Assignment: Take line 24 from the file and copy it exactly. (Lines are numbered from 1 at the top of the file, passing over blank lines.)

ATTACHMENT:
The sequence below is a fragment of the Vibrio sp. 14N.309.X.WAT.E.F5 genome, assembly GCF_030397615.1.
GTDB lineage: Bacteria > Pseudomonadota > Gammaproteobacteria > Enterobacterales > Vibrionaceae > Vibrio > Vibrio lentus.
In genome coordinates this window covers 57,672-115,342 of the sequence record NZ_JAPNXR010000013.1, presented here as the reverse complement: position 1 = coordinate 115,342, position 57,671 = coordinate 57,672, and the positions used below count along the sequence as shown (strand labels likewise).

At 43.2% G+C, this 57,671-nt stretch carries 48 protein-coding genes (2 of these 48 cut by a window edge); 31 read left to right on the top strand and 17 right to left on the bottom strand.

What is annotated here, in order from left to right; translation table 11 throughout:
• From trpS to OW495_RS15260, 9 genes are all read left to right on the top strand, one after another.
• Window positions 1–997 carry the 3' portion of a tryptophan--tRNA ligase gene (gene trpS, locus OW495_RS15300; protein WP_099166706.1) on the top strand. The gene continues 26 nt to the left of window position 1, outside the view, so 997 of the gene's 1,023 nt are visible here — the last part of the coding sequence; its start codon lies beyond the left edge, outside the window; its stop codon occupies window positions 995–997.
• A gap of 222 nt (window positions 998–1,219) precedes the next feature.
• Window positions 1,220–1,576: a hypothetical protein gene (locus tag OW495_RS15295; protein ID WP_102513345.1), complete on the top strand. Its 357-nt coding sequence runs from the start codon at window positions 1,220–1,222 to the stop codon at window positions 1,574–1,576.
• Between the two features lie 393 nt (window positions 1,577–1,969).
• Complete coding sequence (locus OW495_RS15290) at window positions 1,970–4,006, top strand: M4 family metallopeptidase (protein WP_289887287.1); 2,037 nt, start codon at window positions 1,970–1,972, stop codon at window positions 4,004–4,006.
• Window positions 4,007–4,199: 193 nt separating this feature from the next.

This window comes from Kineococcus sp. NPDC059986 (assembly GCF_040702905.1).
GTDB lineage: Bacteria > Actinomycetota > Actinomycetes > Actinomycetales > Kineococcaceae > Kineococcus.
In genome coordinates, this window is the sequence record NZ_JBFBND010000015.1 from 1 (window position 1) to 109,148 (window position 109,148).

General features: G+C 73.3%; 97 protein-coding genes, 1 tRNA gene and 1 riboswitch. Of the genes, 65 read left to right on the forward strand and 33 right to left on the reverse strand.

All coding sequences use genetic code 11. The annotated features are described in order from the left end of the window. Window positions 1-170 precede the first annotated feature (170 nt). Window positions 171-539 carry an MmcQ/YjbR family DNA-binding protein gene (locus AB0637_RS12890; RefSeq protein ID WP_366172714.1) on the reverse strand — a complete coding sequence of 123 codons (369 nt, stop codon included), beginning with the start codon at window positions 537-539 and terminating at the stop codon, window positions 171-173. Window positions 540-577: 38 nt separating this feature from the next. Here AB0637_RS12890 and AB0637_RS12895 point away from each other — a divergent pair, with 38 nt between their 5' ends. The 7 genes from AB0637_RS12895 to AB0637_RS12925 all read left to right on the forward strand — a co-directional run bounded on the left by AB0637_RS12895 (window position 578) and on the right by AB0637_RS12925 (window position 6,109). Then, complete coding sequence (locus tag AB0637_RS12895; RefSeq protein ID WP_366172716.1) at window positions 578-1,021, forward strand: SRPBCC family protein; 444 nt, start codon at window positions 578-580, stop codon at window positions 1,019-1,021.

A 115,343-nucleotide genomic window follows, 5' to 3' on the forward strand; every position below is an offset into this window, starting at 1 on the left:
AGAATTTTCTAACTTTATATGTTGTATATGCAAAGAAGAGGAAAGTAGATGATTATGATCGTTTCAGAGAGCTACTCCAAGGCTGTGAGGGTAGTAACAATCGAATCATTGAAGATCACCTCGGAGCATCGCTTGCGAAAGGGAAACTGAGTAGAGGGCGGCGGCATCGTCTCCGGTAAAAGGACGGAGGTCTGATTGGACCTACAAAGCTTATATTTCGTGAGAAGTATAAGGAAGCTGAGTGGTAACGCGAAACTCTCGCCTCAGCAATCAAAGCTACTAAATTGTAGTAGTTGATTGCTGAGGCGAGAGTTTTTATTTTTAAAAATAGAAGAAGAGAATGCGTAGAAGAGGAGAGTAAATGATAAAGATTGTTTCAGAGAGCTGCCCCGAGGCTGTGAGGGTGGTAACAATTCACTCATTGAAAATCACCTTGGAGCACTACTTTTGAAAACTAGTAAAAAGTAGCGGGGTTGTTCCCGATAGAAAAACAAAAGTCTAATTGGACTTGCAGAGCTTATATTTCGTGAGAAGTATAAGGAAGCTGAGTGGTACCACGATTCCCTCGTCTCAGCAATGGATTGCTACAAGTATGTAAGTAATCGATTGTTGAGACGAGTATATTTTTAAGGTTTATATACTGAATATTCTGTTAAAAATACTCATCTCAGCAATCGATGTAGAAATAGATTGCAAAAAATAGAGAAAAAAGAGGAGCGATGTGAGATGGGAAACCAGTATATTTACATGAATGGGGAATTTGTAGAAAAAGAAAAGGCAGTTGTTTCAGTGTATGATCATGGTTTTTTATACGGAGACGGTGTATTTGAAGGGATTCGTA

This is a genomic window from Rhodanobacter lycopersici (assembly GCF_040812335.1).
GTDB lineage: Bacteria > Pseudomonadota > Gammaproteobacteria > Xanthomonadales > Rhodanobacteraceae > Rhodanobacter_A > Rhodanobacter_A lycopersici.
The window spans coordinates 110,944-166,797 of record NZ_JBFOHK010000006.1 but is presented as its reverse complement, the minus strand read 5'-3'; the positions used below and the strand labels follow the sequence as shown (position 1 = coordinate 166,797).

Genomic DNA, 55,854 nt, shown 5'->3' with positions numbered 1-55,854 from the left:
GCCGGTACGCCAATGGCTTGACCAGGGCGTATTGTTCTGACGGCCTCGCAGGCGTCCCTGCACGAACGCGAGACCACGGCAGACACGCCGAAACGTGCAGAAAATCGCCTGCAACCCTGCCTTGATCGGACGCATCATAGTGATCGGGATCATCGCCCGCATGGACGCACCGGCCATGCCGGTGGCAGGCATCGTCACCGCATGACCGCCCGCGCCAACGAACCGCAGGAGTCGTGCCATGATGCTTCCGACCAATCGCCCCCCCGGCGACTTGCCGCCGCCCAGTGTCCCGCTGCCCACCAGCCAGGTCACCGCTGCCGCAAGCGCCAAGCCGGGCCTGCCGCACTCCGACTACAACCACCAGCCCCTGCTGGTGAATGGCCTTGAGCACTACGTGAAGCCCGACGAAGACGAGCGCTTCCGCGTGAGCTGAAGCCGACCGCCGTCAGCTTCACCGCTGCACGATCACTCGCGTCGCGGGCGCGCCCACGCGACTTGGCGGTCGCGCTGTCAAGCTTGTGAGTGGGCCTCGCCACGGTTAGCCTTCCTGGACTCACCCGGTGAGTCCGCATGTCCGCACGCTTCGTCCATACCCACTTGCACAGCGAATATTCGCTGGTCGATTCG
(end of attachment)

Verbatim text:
GCCGGTACGCCAATGGCTTGACCAGGGCGTATTGTTCTGACGGCCTCGCAGGCGTCCCTGCACGAACGCGAGACCACGGCAGACACGCCGAAACGTGCAGAAAATCGCCTGCAACCCTGCCTTGATCGGACGCATCATAGTGATCGGGATCATCGCCCGCATGGACGCACCGGCCATGCCGGTGGCAGGCATCGTCACCGCATGACCGCCCGCGCCAACGAACCGCAGGAGTCGTGCCATGATGCTTCCGACCAATCGCCCCCCCGGCGACTTGCCGCCGCCCAGTGTCCCGCTGCCCACCAGCCAGGTCACCGCTGCCGCAAGCGCCAAGCCGGGCCTGCCGCACTCCGACTACAACCACCAGCCCCTGCTGGTGAATGGCCTTGAGCACTACGTGAAGCCCGACGAAGACGAGCGCTTCCGCGTGAGCTGAAGCCGACCGCCGTCAGCTTCACCGCTGCACGATCACTCGCGTCGCGGGCGCGCCCACGCGACTTGGCGGTCGCGCTGTCAAGCTTGTGAGTGGGCCTCGCCACGGTTAGCCTTCCTGGACTCACCCGGTGAGTCCGCATGTCCGCACGCTTCGTCCATACCCACTTGCACAGCGAATATTCGCTGGTCGATTCG